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Are patients with rheumatoid arthritis still at an increased risk of tuberculosis and what is the role of biological treatments?
  1. Elizabeth V Arkema1,
  2. Jerker Jonsson2,3,
  3. Eva Baecklund4,
  4. Judith Bruchfeld3,
  5. Nils Feltelius5,6,
  6. Johan Askling1,6,
  7. on behalf of the ARTIS Study Group
  1. 1Clinical Epidemiology Unit, Department of Medicine Solna, Karolinska Institutet, Stockholm, Sweden
  2. 2Swedish Institute for Infectious Disease Control, Solna, Sweden
  3. 3Infectious Diseases Unit, Department of Medicine Solna, Karolinska Institutet, Stockholm, Sweden
  4. 4Unit of Rheumatology, Department of Medical Sciences, Uppsala University, Uppsala, Sweden
  5. 5Medical Products Agency, Uppsala, Sweden
  6. 6Rheumatology Unit, Department of Medicine, Karolinska Institutet, Stockholm, Sweden
  1. Correspondence to Dr Elizabeth V Arkema, Clinical Epidemiology Unit, T2, Karolinska Institutet, Stockholm 17176, Sweden; Elizabeth.Arkema{at}ki.se

Abstract

Objective To estimate the risk of tuberculosis (TB) in patients with rheumatoid arthritis (RA) both with and without exposure to biological therapy and to directly compare the risks between therapies.

Methods Data from the Swedish National Population Registers, Tuberculosis Register and the Swedish Biologics Register were used to conduct a prospective population-based national cohort study (2002–2011). We estimated the rate of incident TB in the general population and in a cohort of biological-naïve and biological-exposed patients diagnosed with RA. Cox models were used to estimate HRs with particular attention to risks by calendar and follow-up time and individual biologics.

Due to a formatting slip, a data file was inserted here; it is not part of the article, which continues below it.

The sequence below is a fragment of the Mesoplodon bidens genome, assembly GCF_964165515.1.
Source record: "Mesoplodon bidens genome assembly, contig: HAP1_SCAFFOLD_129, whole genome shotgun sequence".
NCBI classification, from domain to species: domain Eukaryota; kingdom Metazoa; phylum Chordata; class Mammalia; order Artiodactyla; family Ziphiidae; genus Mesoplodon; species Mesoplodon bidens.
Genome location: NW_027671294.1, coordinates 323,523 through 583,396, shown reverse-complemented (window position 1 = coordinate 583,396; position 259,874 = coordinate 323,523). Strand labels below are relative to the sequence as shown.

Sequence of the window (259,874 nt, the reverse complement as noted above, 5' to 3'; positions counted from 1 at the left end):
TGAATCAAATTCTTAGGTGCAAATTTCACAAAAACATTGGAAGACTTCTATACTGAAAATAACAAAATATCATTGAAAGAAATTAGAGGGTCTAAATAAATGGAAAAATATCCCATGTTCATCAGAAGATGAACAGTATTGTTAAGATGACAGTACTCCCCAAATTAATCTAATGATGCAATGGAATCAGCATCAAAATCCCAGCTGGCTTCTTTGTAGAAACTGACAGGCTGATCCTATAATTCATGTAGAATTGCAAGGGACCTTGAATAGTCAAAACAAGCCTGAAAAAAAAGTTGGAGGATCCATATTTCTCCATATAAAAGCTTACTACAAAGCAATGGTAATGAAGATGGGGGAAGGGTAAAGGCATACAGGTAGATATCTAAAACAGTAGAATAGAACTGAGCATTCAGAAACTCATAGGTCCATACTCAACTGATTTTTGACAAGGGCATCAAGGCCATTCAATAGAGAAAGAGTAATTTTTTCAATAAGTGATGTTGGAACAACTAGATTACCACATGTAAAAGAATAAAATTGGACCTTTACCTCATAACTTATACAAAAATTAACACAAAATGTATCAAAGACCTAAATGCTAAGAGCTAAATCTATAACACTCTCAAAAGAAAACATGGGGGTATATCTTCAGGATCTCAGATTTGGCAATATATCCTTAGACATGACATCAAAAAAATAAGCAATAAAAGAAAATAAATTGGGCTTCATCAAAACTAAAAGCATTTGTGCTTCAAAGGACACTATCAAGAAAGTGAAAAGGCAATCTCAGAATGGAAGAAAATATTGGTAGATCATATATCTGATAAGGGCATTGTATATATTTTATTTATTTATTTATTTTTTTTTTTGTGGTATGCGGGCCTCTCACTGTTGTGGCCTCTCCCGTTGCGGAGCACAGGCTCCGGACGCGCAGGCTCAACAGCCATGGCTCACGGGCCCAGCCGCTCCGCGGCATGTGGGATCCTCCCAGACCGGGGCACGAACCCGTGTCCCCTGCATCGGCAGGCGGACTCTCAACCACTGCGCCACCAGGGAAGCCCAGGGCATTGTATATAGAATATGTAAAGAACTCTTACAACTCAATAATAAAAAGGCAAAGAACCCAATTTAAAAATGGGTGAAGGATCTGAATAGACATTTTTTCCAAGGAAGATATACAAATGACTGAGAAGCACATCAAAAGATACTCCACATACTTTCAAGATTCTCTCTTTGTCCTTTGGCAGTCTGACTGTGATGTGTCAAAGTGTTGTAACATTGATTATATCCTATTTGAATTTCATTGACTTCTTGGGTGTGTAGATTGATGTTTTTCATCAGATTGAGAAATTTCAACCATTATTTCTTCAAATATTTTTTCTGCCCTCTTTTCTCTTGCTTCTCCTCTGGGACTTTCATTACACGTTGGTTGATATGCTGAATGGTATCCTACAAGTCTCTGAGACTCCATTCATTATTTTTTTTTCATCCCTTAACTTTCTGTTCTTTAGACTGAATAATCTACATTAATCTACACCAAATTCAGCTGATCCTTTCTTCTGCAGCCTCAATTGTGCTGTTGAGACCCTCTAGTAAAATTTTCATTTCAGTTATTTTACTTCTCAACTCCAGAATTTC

Results Compared to the general population, RA patients not exposed to biologicals had a fourfold increased risk of TB (HR 4.2; 95% CI 2.7 to 6.7), which did not decline over calendar time. In contrast, the risk of TB in the biological-exposed RA population decreased since 2002 compared with biological-naïve; from HR=7.9 (95% CI 3.3 to 18.9) in 2002–2006 to HR=2.4 (95% CI 0.9 to 6.1) in 2007–2011. The HRs for most recent exposure to adalimumab and infliximab compared with etanercept were 3.1 (95% CI 0.8 to 12.5) and 2.7 (95% CI 0.7 to 10.9), respectively, and the HR for etanercept compared with biological-naïve RA was 1.7 (95% CI 0.6 to 4.6).

Conclusions In the past decade, the risk of TB has decreased among biological-exposed RA patients but remains higher than in biological-naïve RA patients. Most cases of TB in RA occur in biological-naïve RA patients, underscoring the elevated risk also in these patients.

  • Rheumatoid Arthritis
  • Tuberculosis
  • Anti-TNF
  • Treatment

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